This will also serve as my first step into multi family type properties.  My first 5 units were basic single family detached homes.  In the last month I bought a duplex and these two townhomes.  This will give me a taste of higher margins along with higher turnover and allow me to observe the differences in tenant quality etc.  Depending on how these latest 4 units go, I will either push deeper into multi family or decide that I prefer the easier, albeit lower margin single family rental market.  As it stands, multi family is super expensive in my market so there is nothing really worth buying right now anyway.  And if I am successful in forming a coalition with other investors, it will almost be like we all have a loose partnership in controlling this large group of multifamily units.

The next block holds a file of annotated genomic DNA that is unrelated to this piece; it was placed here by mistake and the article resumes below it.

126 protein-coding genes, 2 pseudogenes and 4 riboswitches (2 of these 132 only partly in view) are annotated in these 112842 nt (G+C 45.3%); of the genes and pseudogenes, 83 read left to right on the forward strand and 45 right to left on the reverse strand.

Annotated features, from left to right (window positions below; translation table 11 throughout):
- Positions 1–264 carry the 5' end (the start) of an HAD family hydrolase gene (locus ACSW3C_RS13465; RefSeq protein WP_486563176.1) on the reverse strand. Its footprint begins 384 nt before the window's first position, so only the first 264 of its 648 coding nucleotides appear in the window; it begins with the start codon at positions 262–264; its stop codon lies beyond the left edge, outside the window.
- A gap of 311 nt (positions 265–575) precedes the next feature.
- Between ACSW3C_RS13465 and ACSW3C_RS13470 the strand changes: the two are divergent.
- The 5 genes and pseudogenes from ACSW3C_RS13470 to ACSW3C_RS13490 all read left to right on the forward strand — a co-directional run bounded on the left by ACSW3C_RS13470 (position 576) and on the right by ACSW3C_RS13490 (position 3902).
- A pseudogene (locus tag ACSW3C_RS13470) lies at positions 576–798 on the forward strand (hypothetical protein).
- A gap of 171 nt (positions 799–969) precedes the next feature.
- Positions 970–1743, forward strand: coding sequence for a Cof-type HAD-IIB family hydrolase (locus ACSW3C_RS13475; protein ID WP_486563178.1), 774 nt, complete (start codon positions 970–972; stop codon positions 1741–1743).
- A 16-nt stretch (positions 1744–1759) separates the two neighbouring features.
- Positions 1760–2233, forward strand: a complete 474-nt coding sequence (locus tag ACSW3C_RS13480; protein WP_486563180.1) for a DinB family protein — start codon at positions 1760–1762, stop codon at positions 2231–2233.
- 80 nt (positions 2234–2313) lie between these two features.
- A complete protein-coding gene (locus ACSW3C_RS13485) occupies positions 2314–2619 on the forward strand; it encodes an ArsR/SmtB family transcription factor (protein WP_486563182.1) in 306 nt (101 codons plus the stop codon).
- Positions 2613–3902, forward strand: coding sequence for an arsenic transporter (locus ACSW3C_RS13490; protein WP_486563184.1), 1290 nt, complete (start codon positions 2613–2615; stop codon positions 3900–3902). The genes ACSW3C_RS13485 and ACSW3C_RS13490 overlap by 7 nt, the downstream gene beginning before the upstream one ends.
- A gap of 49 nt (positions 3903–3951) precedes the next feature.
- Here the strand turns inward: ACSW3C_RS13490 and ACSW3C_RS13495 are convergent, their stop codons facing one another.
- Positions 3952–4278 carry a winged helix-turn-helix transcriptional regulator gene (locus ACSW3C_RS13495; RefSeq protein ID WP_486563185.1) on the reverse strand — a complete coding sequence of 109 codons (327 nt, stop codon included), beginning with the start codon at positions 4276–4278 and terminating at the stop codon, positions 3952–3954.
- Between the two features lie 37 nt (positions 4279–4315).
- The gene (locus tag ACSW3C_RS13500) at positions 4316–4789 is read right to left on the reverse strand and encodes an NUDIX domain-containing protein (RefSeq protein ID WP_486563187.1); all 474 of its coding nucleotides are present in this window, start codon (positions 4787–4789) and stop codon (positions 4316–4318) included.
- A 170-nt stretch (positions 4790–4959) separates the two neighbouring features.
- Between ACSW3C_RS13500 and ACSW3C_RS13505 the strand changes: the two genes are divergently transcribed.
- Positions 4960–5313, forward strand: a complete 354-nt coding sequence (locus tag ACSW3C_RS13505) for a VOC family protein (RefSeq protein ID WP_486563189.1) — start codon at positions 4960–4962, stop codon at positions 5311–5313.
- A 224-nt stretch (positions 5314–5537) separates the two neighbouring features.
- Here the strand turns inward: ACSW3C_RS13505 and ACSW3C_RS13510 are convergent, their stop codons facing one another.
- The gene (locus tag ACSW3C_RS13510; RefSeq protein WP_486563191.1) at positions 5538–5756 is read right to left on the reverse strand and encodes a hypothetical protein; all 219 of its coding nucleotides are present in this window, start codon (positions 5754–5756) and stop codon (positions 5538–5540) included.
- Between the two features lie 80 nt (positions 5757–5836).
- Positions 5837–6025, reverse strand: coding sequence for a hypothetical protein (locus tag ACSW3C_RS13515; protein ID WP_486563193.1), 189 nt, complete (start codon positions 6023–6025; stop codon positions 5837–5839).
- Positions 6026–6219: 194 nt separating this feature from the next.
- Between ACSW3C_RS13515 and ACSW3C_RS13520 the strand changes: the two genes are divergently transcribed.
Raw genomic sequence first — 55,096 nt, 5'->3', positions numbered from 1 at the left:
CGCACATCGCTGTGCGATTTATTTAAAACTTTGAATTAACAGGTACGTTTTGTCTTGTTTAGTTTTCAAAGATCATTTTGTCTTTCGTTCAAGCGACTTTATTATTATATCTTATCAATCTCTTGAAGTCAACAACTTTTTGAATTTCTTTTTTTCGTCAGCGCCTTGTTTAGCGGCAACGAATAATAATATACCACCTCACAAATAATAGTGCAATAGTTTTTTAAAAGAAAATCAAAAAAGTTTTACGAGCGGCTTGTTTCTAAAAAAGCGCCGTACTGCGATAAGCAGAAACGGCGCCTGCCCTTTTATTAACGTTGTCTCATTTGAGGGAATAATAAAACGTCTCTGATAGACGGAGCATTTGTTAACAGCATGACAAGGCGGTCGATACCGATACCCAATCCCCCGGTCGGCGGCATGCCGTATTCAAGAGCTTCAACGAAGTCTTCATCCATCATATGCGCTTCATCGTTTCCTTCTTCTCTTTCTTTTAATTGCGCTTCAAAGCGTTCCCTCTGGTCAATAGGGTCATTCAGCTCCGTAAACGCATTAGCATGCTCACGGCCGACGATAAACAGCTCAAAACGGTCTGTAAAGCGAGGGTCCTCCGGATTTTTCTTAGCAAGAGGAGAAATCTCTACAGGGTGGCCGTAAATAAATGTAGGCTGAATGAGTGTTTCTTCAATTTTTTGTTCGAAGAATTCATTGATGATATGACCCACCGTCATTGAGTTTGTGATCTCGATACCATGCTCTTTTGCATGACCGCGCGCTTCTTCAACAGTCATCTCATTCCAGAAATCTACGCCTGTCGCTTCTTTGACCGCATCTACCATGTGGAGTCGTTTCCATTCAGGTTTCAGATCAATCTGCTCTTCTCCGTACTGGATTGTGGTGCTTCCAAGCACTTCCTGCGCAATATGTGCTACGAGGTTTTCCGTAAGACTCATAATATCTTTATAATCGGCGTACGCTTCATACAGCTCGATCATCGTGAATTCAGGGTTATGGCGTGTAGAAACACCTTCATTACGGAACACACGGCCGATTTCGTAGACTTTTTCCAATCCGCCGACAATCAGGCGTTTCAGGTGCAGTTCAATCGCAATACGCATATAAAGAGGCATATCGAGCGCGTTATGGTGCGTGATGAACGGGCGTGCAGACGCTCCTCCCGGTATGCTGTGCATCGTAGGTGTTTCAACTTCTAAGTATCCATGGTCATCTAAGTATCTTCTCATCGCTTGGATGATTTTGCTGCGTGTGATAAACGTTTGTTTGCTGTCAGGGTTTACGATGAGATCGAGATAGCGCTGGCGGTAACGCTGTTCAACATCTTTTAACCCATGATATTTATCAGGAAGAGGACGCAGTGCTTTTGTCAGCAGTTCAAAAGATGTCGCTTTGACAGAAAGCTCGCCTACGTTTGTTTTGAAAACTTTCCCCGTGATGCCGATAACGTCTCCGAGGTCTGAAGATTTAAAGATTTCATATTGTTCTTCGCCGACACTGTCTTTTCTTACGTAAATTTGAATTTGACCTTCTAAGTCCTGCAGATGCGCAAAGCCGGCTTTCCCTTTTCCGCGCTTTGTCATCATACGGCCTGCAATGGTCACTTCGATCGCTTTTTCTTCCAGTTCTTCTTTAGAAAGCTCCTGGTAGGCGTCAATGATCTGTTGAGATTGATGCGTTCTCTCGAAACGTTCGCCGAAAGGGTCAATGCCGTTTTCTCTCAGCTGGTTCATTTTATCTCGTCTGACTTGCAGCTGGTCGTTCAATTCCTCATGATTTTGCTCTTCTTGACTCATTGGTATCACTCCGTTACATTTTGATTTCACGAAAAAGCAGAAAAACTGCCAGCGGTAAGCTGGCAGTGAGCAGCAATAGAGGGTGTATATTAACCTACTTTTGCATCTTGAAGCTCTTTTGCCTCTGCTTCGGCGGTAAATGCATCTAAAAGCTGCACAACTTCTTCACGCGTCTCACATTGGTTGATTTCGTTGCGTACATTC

We currently have an opportunity to buy 2 condos. Very nice on waterfront and the price is set well but it just is not that profitable with the HOA at $180 a unit when the units are bringing in under $800 a month. After taxes and I would have to do a commercial loan it would take me years just to re-coop my initial investment. That being said unless it is a really great deal with low HOA fees or higher rent I think that even a duplex would be more profitable/better investment.

We have a few condos and have rented them out. They can work, as long as the HOA is reasonable which it appears to be in this case. The biggest problem I've seen with them is they aren't as liquid and don't appreciate as well as houses. But then again, that's in a cashflow market like Kansas City. I would stay away from them for flips (generally), but they can work for buy and hold in my opinion.

I'm still new, but I was thinking of this myself about a month ago. I brought it up in my local LA BP REI meeting, and the more experienced investors mentioned that in addition to HOA related issues which people have already covered on here, you really have to be careful since some condos here in LA will not allow you to rent out, or have a max number of times you can rent out. Granted there are probably really strict rules in LA, I would just make sure to double check on those.